Okay, okay, I hear you. You have a metric tonne of family that you need to invite to your wedding so that you don't hurt anyone's feelings. I totally relate - I'm the fifteenth of forty-two cousins (we're French Canadian, we come by this honestly), and everyone has opinions and thoughts on what you need to do to make your wedding day perfect.
It is SO overwhelming to hear all the opinions and the thoughts and unwanted advice. I bet you've taken a moment and looked at your fiancé and said "what if we just ran away and eloped?"
I am here to say DO IT. Your wedding day should be about you and your love story, and the start of a beautiful journey together. Over the course of my career, I've been fortunate enough to pick up some dos and don'ts from my clients who have chosen to elope in the Rockies.
Do #1: Be flexible with your plans
So you've decided that you're going to do it. You have all your vendors booked, you found the perfect spot in Jasper for your ceremony, and you're all ready to go. But, once you get to your spot, you find out that the Parks Canada agent that you spoke to on the phone in the spring forgot to tell you that the spot you've chosen does in fact need to be booked, and you can't just show up and use it.
This situation happened to a client of mine. They had everything prepared, and when the groom went down to set up the ceremony site, he found that it had been booked up for the entirety of the weekend. Shit. Cooler heads prevailed, and we all drove down to Patricia Beach instead, where they were married. We did, however, take their portraits down on Pyramid Lake, where they had planned on being married.
Don't #1: Don't trust The Weather Network
I know, as an Albertan, we can never really trust the weather guys. I've seen days where the forecast was supposed to be 100% rain all day, and it turned into the most beautiful, sunny June day. Just this week, we had a forecast of 80% chance of snow... and it still didn't snow.
If you're looking to go to Moraine Lake, then keep an eye on road closures. The road up is only open from mid-May to mid-October, because of avalanche risk. I would absolutely love to be able to see Moraine from the top of the rock pile, with fresh snow and gleaming ice across the lake... a girl can dream. Moraine is also a huuuuuge tourist draw and is the most photographed lake in all of Canada. Now with the new restrictions being placed on the access roads, you'll also need to plan ahead and book a taxi or find a commercial vehicle heading up to the lake. Make the most of your time, and plan for a Sunday evening or mid-week event for smaller crowds.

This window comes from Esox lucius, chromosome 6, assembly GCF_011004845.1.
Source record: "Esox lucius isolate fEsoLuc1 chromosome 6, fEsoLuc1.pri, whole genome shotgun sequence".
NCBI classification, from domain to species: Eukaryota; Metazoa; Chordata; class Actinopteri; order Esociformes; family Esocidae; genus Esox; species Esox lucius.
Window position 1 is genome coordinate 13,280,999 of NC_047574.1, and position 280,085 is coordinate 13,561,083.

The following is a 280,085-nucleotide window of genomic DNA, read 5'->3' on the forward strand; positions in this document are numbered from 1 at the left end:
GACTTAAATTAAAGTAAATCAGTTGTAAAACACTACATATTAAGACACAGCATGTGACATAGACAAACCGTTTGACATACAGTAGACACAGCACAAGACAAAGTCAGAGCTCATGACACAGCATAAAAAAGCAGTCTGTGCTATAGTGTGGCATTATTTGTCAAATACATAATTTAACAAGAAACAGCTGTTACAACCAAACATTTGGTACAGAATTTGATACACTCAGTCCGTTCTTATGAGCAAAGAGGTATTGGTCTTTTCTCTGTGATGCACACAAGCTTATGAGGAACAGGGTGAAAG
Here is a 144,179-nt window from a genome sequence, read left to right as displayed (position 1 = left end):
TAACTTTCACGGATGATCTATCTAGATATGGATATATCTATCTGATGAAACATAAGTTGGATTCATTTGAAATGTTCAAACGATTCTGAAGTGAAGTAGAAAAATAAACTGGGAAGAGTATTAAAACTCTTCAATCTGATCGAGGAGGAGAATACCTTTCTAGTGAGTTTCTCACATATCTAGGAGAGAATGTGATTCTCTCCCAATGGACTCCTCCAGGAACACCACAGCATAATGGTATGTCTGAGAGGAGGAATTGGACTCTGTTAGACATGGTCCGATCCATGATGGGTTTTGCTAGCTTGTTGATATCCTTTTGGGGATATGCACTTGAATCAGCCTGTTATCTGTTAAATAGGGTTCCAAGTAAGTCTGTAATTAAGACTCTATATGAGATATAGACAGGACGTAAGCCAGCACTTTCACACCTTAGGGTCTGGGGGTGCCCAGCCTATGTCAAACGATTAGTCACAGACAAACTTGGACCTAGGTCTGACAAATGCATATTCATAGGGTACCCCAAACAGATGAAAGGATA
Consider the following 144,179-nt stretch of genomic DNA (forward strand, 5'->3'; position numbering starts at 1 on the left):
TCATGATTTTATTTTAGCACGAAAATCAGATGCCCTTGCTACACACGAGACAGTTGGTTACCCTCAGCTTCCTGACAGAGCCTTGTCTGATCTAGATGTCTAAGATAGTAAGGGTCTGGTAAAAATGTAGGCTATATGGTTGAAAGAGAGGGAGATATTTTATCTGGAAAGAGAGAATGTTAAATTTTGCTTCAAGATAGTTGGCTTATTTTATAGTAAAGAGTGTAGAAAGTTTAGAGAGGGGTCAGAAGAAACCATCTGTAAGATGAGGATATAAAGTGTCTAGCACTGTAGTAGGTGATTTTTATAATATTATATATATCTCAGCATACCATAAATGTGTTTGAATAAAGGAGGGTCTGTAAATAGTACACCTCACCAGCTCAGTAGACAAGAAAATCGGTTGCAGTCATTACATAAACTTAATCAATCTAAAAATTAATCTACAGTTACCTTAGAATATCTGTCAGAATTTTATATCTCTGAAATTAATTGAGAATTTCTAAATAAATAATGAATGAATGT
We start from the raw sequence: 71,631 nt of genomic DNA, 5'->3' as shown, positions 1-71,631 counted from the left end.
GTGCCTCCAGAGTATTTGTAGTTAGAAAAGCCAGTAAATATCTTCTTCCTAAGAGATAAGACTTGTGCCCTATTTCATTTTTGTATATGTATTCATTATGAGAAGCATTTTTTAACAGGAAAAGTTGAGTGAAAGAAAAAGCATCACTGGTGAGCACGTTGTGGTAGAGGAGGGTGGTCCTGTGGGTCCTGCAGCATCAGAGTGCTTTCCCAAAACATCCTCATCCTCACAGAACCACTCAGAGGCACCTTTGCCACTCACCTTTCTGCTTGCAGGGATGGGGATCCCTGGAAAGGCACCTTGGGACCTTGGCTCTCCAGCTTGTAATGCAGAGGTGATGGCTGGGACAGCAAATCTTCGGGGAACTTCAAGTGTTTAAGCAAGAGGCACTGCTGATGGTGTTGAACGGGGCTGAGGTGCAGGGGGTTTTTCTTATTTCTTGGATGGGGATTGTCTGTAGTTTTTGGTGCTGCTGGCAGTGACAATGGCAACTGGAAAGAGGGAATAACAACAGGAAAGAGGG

Do #2: Explore a little
I had never been to Waterton before 2020, and being able to check out new places with good friends was such a treat. When we went back in 2022, I was the only one on the team who had a vague understanding of where things were. Kirsten and Sam had never been, so we took a loop around the townsite, along the waterfront, and then popped out near Cameron Falls before heading back to our motel to sleep.
The next morning, we checked out and met our couple up by the Prince of Wales Hotel, and we all wandered around the grounds for about an hour before heading to Red Rock Canyon. We clamoured across rocks and into trees (I usually end up partially in a tree at some point during a session) and we spent a lot of time laughing, getting the best shots, and just enjoying the early summer sunshine. And yes, I did get a sunburn despite wearing SPF 60... that I forgot to reapply... My point being that had we not explored the townsite a little the day before, we wouldn't have found the cute little nooks and secluded areas that we did.
Don't #2: Don't ignore the signs
Please don't ignore safety message signs. Like "Don't feed the wildlife" and "Don't cross this fence" or "Don't let the moose lick your car".